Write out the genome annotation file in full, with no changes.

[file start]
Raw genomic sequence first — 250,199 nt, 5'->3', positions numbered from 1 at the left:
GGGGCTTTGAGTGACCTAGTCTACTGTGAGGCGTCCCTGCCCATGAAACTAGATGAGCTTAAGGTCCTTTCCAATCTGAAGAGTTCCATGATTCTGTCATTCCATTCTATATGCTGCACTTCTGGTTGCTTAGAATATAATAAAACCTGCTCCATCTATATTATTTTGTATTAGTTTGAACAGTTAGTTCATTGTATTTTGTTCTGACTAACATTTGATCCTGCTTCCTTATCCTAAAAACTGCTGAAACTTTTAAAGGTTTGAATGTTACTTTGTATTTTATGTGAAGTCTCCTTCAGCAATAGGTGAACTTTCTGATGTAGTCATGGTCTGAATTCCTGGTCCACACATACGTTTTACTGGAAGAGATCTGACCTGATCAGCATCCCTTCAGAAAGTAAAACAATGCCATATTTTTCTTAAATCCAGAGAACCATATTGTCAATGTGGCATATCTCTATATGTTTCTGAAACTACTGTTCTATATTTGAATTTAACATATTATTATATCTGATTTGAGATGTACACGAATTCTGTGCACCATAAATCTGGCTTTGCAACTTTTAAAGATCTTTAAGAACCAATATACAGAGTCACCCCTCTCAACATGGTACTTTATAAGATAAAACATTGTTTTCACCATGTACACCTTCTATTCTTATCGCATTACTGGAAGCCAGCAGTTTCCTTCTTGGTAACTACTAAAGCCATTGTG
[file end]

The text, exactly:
Raw genomic sequence first — 250,199 nt, 5'->3', positions numbered from 1 at the left:
GGGGCTTTGAGTGACCTAGTCTACTGTGAGGCGTCCCTGCCCATGAAACTAGATGAGCTTAAGGTCCTTTCCAATCTGAAGAGTTCCATGATTCTGTCATTCCATTCTATATGCTGCACTTCTGGTTGCTTAGAATATAATAAAACCTGCTCCATCTATATTATTTTGTATTAGTTTGAACAGTTAGTTCATTGTATTTTGTTCTGACTAACATTTGATCCTGCTTCCTTATCCTAAAAACTGCTGAAACTTTTAAAGGTTTGAATGTTACTTTGTATTTTATGTGAAGTCTCCTTCAGCAATAGGTGAACTTTCTGATGTAGTCATGGTCTGAATTCCTGGTCCACACATACGTTTTACTGGAAGAGATCTGACCTGATCAGCATCCCTTCAGAAAGTAAAACAATGCCATATTTTTCTTAAATCCAGAGAACCATATTGTCAATGTGGCATATCTCTATATGTTTCTGAAACTACTGTTCTATATTTGAATTTAACATATTATTATATCTGATTTGAGATGTACACGAATTCTGTGCACCATAAATCTGGCTTTGCAACTTTTAAAGATCTTTAAGAACCAATATACAGAGTCACCCCTCTCAACATGGTACTTTATAAGATAAAACATTGTTTTCACCATGTACACCTTCTATTCTTATCGCATTACTGGAAGCCAGCAGTTTCCTTCTTGGTAACTACTAAAGCCATTGTG